6 October 1910

4th Parliament · 1st Session

The President took the chair at 3.30 p.m., and read prayers.

page 4161


Senator VARDON presented a petition from fourteen taxpayers of South Australia, praying the Senate to reject the Land Tax Assessment Bill.

Petition received.

page 4161



Senator KEATING:

– I desire to ask the Minister of Defence, without notice, whether, in accordance with the promise that he made yesterday, he will lay upon the table of the Library all papers relating to a court martial held recently at Townsville respecting an officer named Widdup? I do not know his rank. Will the Minister also lay upon the table of the Library any papers that he may have in his possession containing any statement made by the officer as to the reason why he went to a certain hotel?

Senator PEARCE:
Minister for Defence · WESTERN AUSTRALIA · ALP

– Yes; I will lay all the papers that I have relating to the matter on the table of the Library.

page 4161




– I wish to ask the Minister representing the Minister of Home Affairs’, without notice, a question relating to the papers that have been distributed amongst honorable senators containing questions to be asked in connexion with the census. The documents are numbered 4, 5, and 6. Will the Minister inform us what forms1 and 2 are? 4163 Kalgoorlie to [SENATE.] Port Augusta Railway.

Senator FINDLEY:
Minister (without portfolio) · VICTORIA · ALP

– The forms in question are numbered for the convenience of the office. Forms i and 2 are for office use purely, and will in no way affect any questions to be asked in connexion with the census.

page 4162



Senator LYNCH:

– I wish to ask the Vice-President of the Executive Council, without notice, whether the information which the Government are now collecting in connexion with the Kalgoorlie to Port Augusta railway will be available for honorable senators before the session closes? I also desire to know, if the Government do not intend to advance the project this session, what place they intend that it shall occupy in the work of Parliament next session?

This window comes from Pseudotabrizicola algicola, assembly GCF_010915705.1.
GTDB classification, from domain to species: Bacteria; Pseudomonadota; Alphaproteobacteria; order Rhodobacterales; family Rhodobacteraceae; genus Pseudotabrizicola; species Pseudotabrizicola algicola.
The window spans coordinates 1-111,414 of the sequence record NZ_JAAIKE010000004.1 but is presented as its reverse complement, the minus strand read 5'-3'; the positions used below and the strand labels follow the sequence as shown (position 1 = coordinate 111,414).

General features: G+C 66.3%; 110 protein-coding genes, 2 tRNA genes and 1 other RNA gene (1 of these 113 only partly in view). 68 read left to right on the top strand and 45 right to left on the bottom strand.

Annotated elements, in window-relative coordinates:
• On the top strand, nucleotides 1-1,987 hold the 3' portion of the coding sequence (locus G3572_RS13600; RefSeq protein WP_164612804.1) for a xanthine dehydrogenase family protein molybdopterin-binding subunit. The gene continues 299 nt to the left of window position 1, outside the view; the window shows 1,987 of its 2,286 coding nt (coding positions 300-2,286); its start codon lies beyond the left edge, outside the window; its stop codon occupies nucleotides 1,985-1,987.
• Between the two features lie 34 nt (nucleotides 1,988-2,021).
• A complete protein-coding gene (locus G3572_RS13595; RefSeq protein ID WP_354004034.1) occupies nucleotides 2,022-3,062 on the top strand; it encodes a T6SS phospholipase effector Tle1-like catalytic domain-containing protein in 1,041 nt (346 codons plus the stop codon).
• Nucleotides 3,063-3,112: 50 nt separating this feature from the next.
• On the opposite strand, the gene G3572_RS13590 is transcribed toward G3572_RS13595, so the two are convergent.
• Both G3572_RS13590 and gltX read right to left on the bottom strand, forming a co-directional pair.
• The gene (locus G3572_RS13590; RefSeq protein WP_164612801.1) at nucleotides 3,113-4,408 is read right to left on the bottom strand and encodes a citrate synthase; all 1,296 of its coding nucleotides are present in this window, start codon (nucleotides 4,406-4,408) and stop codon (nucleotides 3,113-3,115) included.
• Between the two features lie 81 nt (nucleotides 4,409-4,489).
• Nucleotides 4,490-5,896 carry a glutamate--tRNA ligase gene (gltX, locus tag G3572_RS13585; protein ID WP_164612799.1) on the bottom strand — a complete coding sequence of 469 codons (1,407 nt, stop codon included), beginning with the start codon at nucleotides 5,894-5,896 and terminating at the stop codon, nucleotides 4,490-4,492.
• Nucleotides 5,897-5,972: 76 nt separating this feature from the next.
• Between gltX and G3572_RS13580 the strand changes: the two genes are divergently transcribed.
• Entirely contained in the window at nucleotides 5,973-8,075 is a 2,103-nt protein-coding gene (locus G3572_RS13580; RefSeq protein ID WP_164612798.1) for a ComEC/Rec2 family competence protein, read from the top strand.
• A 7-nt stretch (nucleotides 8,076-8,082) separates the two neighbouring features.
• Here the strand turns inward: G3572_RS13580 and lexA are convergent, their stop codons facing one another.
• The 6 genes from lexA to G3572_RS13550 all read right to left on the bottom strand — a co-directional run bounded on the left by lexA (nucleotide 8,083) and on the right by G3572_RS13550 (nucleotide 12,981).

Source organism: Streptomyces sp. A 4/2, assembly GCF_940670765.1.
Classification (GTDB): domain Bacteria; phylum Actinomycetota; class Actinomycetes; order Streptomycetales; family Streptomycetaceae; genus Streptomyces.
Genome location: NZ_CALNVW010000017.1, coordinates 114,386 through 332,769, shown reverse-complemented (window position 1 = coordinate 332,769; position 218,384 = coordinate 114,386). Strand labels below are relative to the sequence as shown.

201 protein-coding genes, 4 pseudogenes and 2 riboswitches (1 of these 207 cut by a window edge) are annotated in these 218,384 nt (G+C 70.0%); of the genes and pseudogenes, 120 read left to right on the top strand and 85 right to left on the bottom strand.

Senator McGREGOR:
Vice-President of the Executive Council · SOUTH AUSTRALIA · ALP

– A sum of £5,000 was appropriated in the Works and Buildings Appropriation Bill for the purposes of the Kalgoorlie to Port Augusta railway. The money, as explained, was for the purpose of establishing an office, so that information might be gathered and estimates made relating to the construction of the line. The honorable senator will realize that it has been impossible within the short time available since the Bill was passed to get together such a staff as would be able to do the work. Consequently, it will not be possible before the close of the session to furnish the information to Parliament. It would hardly be fair to ask me to anticipate the policy of the Government for next session. The GovernorGeneral will announce that policy in due course, and I trust that the announcement with respect to the Kalgoorlieto Port Augusta railway will be satisfactory to the representatives of Western Australia.